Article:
Ravti, a commercial real estate technology company that’s aiming to disrupt the heating, ventilation, and air conditioning industry, is hoping that its software that tracks and manages buildings’ HVAC systems will streamline what’s largely seen as an antiquated part of the commercial real estate market.
“Getting duped on HVAC bills is the industry norm, and replacing HVAC during summer is like surge pricing on a ridesharing app,” said Alex Rangel, co-founder. “Ravti provides information on how often tenants use HVAC, and the size and economy of scale in an online portal with an interactive map. We’re innovating an opaque industry that the internet left behind.”
The startup’s online asset manager tool provides data on the net operating income of properties, serving retail, service, and industrial properties. “Our online portal provides customized reports on the age of the unit, model, and serial number,” said Rangel. “We do the inventory and data input.” Major companies that have already signed up include Regency Centers, Eden, Kushner Real Estate Group, Tishman Speyer, Eastgroup, CREC, and Styles.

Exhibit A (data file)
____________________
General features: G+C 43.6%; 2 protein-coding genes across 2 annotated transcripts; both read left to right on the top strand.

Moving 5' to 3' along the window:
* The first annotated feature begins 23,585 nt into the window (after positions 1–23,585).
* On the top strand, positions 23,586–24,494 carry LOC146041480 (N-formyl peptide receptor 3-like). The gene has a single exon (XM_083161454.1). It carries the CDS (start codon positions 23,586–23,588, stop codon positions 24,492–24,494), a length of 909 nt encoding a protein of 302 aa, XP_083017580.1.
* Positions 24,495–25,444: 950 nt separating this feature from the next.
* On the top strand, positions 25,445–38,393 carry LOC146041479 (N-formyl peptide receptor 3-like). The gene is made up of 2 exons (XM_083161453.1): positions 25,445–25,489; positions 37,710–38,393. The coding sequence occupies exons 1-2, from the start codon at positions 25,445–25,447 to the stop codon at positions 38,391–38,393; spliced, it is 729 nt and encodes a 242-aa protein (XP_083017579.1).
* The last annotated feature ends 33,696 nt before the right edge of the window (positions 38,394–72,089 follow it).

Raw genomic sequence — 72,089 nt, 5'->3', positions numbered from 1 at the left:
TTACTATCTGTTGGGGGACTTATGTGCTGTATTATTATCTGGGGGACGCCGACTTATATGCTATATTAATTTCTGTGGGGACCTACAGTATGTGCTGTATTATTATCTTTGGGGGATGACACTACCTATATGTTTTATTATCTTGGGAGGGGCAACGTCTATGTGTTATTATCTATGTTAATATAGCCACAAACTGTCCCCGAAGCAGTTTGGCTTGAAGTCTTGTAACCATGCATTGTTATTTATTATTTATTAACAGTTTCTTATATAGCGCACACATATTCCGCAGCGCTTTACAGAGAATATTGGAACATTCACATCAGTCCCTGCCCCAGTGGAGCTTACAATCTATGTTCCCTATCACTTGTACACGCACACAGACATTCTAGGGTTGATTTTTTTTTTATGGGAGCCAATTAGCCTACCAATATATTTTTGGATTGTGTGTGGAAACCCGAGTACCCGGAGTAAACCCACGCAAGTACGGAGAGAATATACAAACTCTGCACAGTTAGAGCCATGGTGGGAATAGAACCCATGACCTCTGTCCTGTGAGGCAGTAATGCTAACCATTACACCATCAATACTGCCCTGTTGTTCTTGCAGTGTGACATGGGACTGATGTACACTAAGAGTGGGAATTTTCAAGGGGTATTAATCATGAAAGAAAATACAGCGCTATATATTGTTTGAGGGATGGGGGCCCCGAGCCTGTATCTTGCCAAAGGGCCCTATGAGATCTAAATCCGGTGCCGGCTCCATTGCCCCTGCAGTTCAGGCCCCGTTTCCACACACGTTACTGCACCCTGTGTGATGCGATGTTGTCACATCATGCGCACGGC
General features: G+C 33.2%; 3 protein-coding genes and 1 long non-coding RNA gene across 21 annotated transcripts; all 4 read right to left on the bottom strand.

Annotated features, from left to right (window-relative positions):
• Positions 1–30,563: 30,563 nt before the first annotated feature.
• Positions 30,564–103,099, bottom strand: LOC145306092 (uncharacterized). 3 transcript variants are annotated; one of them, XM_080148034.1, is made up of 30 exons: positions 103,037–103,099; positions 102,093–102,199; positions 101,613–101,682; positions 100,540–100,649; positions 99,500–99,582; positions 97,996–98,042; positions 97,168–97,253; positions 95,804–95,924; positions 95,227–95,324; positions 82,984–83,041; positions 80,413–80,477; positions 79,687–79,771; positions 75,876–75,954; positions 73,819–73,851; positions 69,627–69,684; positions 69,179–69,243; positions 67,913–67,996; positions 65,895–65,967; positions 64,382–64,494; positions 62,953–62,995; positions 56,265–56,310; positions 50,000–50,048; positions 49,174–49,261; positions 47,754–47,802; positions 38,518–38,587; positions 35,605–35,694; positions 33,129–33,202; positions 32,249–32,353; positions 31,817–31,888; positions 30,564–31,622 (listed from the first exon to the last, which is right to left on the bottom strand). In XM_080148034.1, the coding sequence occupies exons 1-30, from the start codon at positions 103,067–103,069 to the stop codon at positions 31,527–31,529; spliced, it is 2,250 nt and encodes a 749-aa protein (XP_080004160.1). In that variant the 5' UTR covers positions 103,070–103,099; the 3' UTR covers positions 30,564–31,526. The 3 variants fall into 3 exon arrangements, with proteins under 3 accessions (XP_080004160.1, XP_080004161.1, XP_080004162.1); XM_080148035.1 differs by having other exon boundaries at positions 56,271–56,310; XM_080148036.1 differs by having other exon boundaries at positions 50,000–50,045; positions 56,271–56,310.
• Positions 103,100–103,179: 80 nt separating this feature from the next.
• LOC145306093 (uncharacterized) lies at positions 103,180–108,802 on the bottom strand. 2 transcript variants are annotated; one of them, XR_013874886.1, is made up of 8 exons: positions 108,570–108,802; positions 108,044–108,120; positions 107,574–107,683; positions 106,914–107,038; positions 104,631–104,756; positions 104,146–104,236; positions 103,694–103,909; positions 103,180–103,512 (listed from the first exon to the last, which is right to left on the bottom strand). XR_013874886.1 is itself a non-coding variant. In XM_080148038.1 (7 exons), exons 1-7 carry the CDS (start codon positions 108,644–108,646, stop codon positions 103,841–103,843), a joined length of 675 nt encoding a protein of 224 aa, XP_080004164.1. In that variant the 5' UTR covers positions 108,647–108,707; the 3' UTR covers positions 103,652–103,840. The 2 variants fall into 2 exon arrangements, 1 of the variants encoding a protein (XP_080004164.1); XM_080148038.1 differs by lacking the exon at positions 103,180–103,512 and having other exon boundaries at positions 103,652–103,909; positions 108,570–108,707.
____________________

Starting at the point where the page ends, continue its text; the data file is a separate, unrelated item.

Asset managers have very little idea of what the HVAC budget on their properties will be for the next 20 years, said Rangel. “They don’t know what’s in their buildings – their budget focuses on maintenance, repair, and replacing faulty equipment.” Per the status quo in the HVAC industry, all data about a building’s HVAC is often literally written onto the side of a unit using a Sharpie or spray paint, and jobs that cost as much as $10k to $30k are quoted with just a list of three bullet points and no multiple bidders for the job, he added. A simple price estimate can take as much as two weeks to achieve.
Ravti does an initial inventory on all properties which includes the equipment’s nameplate information and size. “Between the retail, industrial and office asset classes, we use drones for 90% of the work,” noted Rangel. “Ravti allows the client to choose their preferred manufacturer and vendor.”
Ravti saves clients between a penny and a half and two cents per square foot per year in HVAC costs. “Our competition is and continues to be the status quo,” added Rangel. “A client in Nashville reported that the program has already paid for itself, and has only used it on two HVAC replacements.”